Impacts, Considerations, and Opportunities for European Member States
Eden, Alexander; Iryna Holovko (adelphi research), Johanna Cludius, Nelly Unger, Victoria Noka, Katja Schumacher (Öko-Institut), Andreea Vornicu-Chira (CSD), Piotr Gutowski, Krzysztof Głowacki (WiseEuropa)
In early 2023, the EU passed landmark legislation establishing a new emissions trading system (ETS) for the buildings and road transport sectors – the ETS 2 – which is to be accompanied by a new Social Climate Fund. On its own, the carbon price risks unfairly impacting the poor and vulnerable, and potentially exacerbating social and political divisions. In the former communist bloc countries of Central and Eastern European, the risk is acute.
The Social Climate Fund is therefore conceived to channel a share of ETS 2 revenues towards those that especially need it. Together, these new policies present an opportunity to transform European society for the better. However, to be successful, they need to be effectively implemented. And with an ambitious timeline, this presents a considerable challenge. All actors need to be equipped with the knowledge and tools required to take a constructive role in the process.
This report is therefore intended as a steppingstone towards implementation. It provides a basis of knowledge for policymakers and experts across the climate and social policy fields tasked with making the Social Climate Fund work. We review the new legislation to gain an understanding of its scope, objectives, and processes. We then use original modelling analyses to examine vulnerability to the carbon price across Europe, focusing in on Poland and Romania. Furthermore, we unpack the discussion on policy design considerations, drawing on a broad range of good-practice policies from Europe and around the world.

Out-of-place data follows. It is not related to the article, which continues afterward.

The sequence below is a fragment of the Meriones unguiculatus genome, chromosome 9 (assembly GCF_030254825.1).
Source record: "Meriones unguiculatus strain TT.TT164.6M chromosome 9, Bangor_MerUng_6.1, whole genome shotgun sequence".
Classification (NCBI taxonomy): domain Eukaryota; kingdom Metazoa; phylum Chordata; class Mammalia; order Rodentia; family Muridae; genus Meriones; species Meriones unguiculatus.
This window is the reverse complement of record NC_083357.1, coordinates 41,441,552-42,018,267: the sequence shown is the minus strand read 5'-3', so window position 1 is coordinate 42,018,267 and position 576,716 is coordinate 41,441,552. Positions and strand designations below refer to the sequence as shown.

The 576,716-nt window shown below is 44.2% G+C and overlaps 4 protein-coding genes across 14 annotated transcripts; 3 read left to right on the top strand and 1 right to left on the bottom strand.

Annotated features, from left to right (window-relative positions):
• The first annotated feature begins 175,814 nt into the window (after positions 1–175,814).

Our study thereby provides insights into the following questions:
What are the ETS 2 and Social Climate Fund, and how should they work
What impacts can be expected from the carbon price across European households
What patterns of vulnerability can be seen within Member States and what types of indicators and analyses can be used to identify vulnerable groups.
What policy design considerations are important when developing nationally appropriate measures.
What types of measures and investments should be funded, and how can these be designed to target the vulnerable.
How have other jurisdictions designed similar measures and what experiences can we learn from, both within Europe and internationally.